Hiroshima, North Korea, and the End of Just War

By John Zmirak Published on August 10, 2017

The crisis over North Korea has deepened at a darkly fitting moment: in the week when we mark the anniversaries of Hiroshima and Nagasaki. Just as Christians (more than most Americans I think) debate the rightness or wrongness of those U.S. bombings to end a war, such a choice might be repeated. North Korea is testing missiles that could strike American cities with nuclear weapons. We stand in very grave danger, as we haven’t since 1991 when the Soviet Empire folded. We face very similar stakes to those Harry Truman did in 1945. And the same deep questions arise. There are no easy answers.

Right now, President Trump is certainly weighing the possibility of massive, pre-emptive airstrikes against North Korea. In such an attack, some hundreds of thousands of North Korean civilians would likely die, simply because they are too close to our military targets. (Their tyrants arranged that on purpose.) Our attack would have to be incredibly rapid and overwhelmingly powerful. Nothing less would stop North Korea from incinerating the nearby capital of South Korea, Seoul, with massive artillery attacks aimed at civilians.

Fire and Fury

And we still might not succeed. Short of launching “city-buster” strategic nuclear weapons that simply wiped North Korea off the map, population and all, that is. President Trump surely knows this. He showed his typical bluntness when he said so to the White House Press corps. If North Korea attacks American Guam, as it recently threatened, he said: “They will be met with the fire and fury like the world has never seen.” That isn’t bluster. Nothing less might save South Korea from a brutal attack, and hundreds of thousands of American service people from perishing in a brutal conventional war.

The North Korean regime is as evil and anti-human as the Japanese we faced in 1945. That isolated, cult-like Communist party has shown the same contempt for civilian lives that the bushido-spouting warriors of Japan showed in China and the Philippines. The Japanese militarists armed housewives, old men, and children with wooden rifles. They ordered them, in case of a U.S. land invasion, to fight to the death. Most Japanese soldiers refused to surrender, even when battle was hopeless. Japanese airmen willingly conducted terrifying suicide bomb attacks — anticipating Islamists by decades.

Two U.S. atomic bomb drops obliterated hundreds of thousands of Japanese. Even then, most of that country’s war cabinet refused to surrender. It took Emperor Hirohito, breaking custom, to overrule them. He, at least, didn’t want to perish on an ash heap.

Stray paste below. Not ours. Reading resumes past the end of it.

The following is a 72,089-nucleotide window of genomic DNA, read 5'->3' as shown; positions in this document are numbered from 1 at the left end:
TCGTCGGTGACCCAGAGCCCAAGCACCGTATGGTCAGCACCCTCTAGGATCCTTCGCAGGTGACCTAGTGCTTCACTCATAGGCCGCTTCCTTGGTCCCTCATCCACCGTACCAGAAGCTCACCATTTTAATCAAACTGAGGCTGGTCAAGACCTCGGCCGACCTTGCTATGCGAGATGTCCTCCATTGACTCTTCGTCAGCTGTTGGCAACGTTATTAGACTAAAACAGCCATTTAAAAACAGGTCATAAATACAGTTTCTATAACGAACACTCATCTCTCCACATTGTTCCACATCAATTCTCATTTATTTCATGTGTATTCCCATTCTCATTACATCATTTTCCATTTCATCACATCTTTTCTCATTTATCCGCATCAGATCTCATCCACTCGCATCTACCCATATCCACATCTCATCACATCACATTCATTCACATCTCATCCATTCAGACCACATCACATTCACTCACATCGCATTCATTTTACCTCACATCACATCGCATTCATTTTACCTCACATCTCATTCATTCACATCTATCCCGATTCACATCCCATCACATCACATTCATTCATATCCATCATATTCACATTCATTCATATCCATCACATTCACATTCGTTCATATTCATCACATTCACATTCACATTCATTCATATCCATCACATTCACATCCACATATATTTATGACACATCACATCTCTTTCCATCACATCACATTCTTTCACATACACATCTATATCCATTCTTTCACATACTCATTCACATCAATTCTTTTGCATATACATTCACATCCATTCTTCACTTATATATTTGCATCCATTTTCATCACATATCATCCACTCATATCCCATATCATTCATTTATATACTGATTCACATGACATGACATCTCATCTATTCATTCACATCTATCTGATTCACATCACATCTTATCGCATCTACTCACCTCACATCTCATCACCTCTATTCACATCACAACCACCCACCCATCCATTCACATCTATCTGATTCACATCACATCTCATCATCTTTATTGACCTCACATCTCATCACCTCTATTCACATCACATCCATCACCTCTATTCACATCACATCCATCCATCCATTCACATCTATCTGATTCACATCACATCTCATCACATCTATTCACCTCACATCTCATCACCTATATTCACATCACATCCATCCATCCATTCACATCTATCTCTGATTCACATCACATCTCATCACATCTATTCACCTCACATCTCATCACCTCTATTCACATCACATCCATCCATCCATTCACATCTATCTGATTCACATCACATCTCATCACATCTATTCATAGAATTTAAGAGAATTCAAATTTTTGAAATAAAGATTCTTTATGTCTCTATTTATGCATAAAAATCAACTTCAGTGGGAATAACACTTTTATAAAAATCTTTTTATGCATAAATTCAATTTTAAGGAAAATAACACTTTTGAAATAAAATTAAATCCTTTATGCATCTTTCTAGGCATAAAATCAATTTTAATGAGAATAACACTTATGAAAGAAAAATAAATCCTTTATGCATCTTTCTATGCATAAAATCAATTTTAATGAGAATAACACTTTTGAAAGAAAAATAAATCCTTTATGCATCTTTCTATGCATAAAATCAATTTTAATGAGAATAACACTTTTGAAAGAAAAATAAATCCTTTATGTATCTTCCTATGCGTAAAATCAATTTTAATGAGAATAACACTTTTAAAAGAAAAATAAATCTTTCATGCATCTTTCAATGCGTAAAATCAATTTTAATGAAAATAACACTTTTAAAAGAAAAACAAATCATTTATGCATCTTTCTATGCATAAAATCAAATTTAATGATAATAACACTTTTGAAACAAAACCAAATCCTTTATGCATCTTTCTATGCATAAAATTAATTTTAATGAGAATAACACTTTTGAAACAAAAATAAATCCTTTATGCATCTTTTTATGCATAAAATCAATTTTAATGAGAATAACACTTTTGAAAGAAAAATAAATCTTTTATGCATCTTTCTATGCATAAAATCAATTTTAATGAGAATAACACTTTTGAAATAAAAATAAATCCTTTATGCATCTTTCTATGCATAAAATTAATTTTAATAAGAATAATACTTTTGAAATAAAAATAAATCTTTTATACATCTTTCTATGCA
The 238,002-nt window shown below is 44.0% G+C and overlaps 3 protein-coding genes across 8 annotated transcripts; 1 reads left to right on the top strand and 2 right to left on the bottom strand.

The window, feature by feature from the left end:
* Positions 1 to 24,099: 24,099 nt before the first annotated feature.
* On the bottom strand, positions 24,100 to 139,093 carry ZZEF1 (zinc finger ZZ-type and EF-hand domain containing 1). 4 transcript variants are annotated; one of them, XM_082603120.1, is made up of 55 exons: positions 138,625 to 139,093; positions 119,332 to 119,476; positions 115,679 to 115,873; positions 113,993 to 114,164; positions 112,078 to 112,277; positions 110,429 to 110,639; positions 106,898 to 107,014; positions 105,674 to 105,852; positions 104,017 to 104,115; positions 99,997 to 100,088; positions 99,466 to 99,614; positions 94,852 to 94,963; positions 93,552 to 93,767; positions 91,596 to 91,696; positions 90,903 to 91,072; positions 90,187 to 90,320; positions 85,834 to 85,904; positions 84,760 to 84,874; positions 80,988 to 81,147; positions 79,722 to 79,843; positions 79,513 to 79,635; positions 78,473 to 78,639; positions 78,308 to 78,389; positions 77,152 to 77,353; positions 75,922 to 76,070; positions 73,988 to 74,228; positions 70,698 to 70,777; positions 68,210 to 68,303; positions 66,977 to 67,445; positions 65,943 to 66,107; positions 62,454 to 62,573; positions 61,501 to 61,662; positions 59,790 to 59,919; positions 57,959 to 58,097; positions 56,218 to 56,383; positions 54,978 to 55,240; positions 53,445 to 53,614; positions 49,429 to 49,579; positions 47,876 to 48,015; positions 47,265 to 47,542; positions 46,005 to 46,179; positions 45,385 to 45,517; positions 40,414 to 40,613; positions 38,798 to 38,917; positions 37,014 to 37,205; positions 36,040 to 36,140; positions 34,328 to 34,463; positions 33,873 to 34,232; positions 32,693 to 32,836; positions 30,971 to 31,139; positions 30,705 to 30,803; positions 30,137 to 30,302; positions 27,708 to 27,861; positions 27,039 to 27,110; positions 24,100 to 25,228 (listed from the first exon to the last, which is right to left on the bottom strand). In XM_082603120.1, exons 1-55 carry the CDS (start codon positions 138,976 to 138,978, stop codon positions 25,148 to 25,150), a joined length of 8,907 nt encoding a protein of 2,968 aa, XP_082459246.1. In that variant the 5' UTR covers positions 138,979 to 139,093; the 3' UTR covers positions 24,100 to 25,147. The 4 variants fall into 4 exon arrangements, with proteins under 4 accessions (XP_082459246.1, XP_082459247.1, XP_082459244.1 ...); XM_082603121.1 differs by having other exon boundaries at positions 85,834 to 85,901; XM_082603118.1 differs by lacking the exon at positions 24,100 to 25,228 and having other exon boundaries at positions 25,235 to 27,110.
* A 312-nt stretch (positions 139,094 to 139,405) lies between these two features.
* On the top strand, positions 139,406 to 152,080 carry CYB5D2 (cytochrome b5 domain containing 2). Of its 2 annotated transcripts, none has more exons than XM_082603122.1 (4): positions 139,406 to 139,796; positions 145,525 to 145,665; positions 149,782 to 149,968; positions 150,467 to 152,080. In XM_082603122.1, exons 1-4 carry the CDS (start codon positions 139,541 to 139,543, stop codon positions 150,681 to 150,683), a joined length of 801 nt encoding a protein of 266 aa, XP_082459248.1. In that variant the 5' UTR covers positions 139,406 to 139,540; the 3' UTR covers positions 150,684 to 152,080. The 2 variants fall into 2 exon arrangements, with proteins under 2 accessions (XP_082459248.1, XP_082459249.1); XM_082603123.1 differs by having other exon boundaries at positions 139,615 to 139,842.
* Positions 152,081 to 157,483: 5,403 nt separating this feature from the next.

A Dead-End Regime

The North Korean Communists have equal contempt for the lives of their own countrymen. The regime has willingly sacrificed tens of thousands in artificial famines. Thousands more languish in concentration camps.

We’ve learned from defectors that Mao Zedong wanted to risk a nuclear war with the West during the first Korean War — telling Soviet leaders that China could afford to lose a “few” hundred million. If that was the price of destroying capitalism. We now know that Fidel Castro told Nikita Khrushchev that he could accept the obliteration of Cuba — again, if that meant that the West was also destroyed. The leaders of North Korea have made it clear that they will gladly make their people pay that price, rather than let go of power.  

It’s all too easy to look back from the comfort of our present peace and freedom and condemn those who waged old wars. Men like Harry Truman. We can and should think through the choices that they made and weigh them in the balance. But we should do so with grave respect for the gravity of the burdens that they carried.

Walking in Truman’s Moccasins

There are crucial moral questions that arose in 1945, which have popped up again today. I don’t have easy answers. The fact that we face them now reminds us of the tragic dimension of life. The fact that man is fallen, and evil walks the earth — in our own hearts as well as our enemies’.

First let’s stipulate the facts surrounding our last use of massive atomic firepower to end a war and preserve our soldiers. Most of these facts apply almost as well, alas, to the current situation in Korea.

  • The Japanese regime had zero concern for human life. On balance, it worried more about protecting its soldiers than its civilians.
  • A conventional invasion of the home islands would have likely cost at least 250,000 U.S. combat troops’ lives. Perhaps double that many.
  • The conventional bombing required to make that invasion successful, and the impact of massive combat, would likely have claimed far more civilian lives than we snuffed out in our two atomic attacks.